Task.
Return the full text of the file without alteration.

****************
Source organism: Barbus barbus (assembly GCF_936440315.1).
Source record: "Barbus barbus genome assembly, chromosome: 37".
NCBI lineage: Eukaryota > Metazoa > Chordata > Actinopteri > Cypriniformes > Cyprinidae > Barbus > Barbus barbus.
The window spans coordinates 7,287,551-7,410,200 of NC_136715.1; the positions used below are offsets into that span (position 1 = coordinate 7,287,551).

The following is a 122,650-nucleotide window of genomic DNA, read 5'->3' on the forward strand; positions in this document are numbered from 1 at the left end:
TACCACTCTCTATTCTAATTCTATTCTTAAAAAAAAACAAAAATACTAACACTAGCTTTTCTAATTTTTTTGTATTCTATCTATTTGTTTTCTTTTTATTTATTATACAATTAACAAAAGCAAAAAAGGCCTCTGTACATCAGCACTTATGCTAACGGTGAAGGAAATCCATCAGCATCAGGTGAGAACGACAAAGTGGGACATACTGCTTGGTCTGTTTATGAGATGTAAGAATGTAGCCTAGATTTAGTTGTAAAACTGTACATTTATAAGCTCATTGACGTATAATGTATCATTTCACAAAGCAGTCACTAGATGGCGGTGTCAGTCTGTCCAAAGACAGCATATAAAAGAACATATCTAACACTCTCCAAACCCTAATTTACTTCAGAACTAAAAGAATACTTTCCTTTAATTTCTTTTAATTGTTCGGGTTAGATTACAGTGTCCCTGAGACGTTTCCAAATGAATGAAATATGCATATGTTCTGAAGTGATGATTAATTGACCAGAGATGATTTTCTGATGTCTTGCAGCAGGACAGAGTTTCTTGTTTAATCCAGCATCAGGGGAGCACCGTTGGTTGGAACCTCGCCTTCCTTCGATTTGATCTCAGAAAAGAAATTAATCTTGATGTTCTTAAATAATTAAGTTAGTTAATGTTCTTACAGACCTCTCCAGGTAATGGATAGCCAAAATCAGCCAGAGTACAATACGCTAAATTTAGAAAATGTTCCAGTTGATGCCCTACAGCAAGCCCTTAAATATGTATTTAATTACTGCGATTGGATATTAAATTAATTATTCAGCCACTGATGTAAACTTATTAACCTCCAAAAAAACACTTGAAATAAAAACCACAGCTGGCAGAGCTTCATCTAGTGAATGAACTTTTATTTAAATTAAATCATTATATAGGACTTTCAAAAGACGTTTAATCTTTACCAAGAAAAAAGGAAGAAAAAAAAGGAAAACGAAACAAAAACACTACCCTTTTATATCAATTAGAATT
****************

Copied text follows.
Source organism: Barbus barbus (assembly GCF_936440315.1).
Source record: "Barbus barbus genome assembly, chromosome: 37".
NCBI lineage: Eukaryota > Metazoa > Chordata > Actinopteri > Cypriniformes > Cyprinidae > Barbus > Barbus barbus.
The window spans coordinates 7,287,551-7,410,200 of NC_136715.1; the positions used below are offsets into that span (position 1 = coordinate 7,287,551).

The following is a 122,650-nucleotide window of genomic DNA, read 5'->3' on the forward strand; positions in this document are numbered from 1 at the left end:
TACCACTCTCTATTCTAATTCTATTCTTAAAAAAAAACAAAAATACTAACACTAGCTTTTCTAATTTTTTTGTATTCTATCTATTTGTTTTCTTTTTATTTATTATACAATTAACAAAAGCAAAAAAGGCCTCTGTACATCAGCACTTATGCTAACGGTGAAGGAAATCCATCAGCATCAGGTGAGAACGACAAAGTGGGACATACTGCTTGGTCTGTTTATGAGATGTAAGAATGTAGCCTAGATTTAGTTGTAAAACTGTACATTTATAAGCTCATTGACGTATAATGTATCATTTCACAAAGCAGTCACTAGATGGCGGTGTCAGTCTGTCCAAAGACAGCATATAAAAGAACATATCTAACACTCTCCAAACCCTAATTTACTTCAGAACTAAAAGAATACTTTCCTTTAATTTCTTTTAATTGTTCGGGTTAGATTACAGTGTCCCTGAGACGTTTCCAAATGAATGAAATATGCATATGTTCTGAAGTGATGATTAATTGACCAGAGATGATTTTCTGATGTCTTGCAGCAGGACAGAGTTTCTTGTTTAATCCAGCATCAGGGGAGCACCGTTGGTTGGAACCTCGCCTTCCTTCGATTTGATCTCAGAAAAGAAATTAATCTTGATGTTCTTAAATAATTAAGTTAGTTAATGTTCTTACAGACCTCTCCAGGTAATGGATAGCCAAAATCAGCCAGAGTACAATACGCTAAATTTAGAAAATGTTCCAGTTGATGCCCTACAGCAAGCCCTTAAATATGTATTTAATTACTGCGATTGGATATTAAATTAATTATTCAGCCACTGATGTAAACTTATTAACCTCCAAAAAAACACTTGAAATAAAAACCACAGCTGGCAGAGCTTCATCTAGTGAATGAACTTTTATTTAAATTAAATCATTATATAGGACTTTCAAAAGACGTTTAATCTTTACCAAGAAAAAAGGAAGAAAAAAAAGGAAAACGAAACAAAAACACTACCCTTTTATATCAATTAGAATT